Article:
The Eleventh Doctor’s second year at Titan Comics has been an almost insane escalator, on every step of which there’s been a blast from the past – we’ve encountered a past Doctor, a past companion that can’t be remembered, the psychopathic wonder that is Abslom Daak, a Tardis from the eighties, a vast battlefield of Sontarans, killing each other for differences of view about the correct facial hair for potato-headed clone warriors this year, and then a companion it will – for better or worse – be forever impossible to forget. At the very beginning of all this, the Doctor was on trial for a genocide he supposedly committed during the Time War, but again, can’t remember, and since then he’s been outrunning a truly original and not a little creepy creation called The Then And The Now, a creature that wilfully destroyed its own timeline (is it me, or does that sound like something that both the Doctor and Daak might have at some point been mad enough to try?).
And now the Doctor and his increasingly full Tardis (he does like collecting, the Eleventh Doctor) are off to break into the most impossible place in the universe. Bank of Karabraxos be dammed, we’re talking about an impossible prison, trapped inside an impossible quantum wall. To get past that kind of immovable object, you pretty much need to throw the unstoppable force at it.
Really, really hard.
The thing about forgetfulness is that if it doesn’t come naturally, you have to work extremely hard at it. And what becomes clear by the end of this issue is that the Doctor has worked extremely hard to forget a thing. Not necessarily the Time War, or the genocide, or the Squire, but the thing behind the impossible quantum wall, where there just might be a Tardis from the eighties – or indeed, there might not. The thing, when you see it, or more accurately when you hear it described, will send yet another shiver of escalation down your geeky spine, because almost the very point of this thing is that it’s intended to be forgotten, because if it isn’t, some damn fool is bound to try smashing the unstoppable force at the immovable object to get at it – and that’s a really, really bad idea. This thing is not so much The Then and the Now as the Then and the Really Best Left The Hell Alone.
So – as the Eleventh Doctor would be bound to say – let’s go and poke it with a stick. Or, y’know, a chainsword. That probably works too, it’s just a bit messier, and…urgh…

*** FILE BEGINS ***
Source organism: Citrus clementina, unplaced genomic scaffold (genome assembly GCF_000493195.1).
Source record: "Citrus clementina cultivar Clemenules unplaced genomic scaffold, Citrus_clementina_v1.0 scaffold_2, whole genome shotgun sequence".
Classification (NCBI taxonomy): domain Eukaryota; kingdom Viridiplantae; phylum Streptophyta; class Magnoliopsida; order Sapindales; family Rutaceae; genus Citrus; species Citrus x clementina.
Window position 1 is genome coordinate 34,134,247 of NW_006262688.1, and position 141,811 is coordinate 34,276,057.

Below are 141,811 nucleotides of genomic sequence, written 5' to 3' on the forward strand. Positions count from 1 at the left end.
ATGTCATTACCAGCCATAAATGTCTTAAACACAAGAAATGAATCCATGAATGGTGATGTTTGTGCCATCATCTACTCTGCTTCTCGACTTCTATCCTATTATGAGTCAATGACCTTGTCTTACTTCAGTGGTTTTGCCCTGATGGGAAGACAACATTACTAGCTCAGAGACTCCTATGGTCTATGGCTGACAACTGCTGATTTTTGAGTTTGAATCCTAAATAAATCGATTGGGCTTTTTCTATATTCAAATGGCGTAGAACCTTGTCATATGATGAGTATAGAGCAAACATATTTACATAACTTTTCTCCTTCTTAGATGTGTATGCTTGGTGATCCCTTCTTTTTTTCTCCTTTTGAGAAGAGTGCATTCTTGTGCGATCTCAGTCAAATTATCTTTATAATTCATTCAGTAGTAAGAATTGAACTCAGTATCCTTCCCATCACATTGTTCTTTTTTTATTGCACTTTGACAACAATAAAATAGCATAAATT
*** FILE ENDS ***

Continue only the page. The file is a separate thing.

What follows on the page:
Really, in terms of plot escalation, it’s as though the folks at Titan got to the end of the epic Year 1 arc, scratched their heads for a moment, had an idea, grinned a slightly mad grin, turned all the engines to maximum, looked straight down the imaginary camera lens of their lives and said ‘OK… let’s really see what this baby can do.’ We’d say writer Rob Williams had run off with the year’s supply of ambition pills if we didn’t know there was a Twelfth Doctor story by Robbie Morrison waiting in our inboxes that was looking pretty bloomin’ ambitious too, last time we checked. What perhaps is the most remarkable thing about the already enormously convoluted Eleventh Doctor Year 2 storyline is that it absolutely shouldn’t work, but indisputably does. There’s something almost galling about that level of cleverness, and it’s probably simple jealousy that somebody else has had the brain to think of it. If you wrote the storyline down as a sentence, it would look absurd in the extreme, and your English teacher would send you home with a D-, because it would have far too many ‘subjects’ in it. But in the episodic form of a Doctor Who story, what you have is not a rambling string of subjects, but a daisy chain of escalating stakes and potential terror. The Doctor on trial for a crime he committed in a previous life is high concept enough. The Then and the Now is a madly inventive temporal danger, even if it’s not technically a villain. Abslom Daak was always brilliant, is brilliant and will always be brilliant, beyond question. The idea of going back into the Time War to find out what happened is bold. The malarkey with the eighties Tardis is thrilling. The issue with the hirsute Sontarans is…not a little mad, actually. The central pick-up of this issue is both mad and oddly par for the course by the time we read it, but certainly has the Eleventh Doctor right down deep in its bones. And the reveal at the end of this issue is…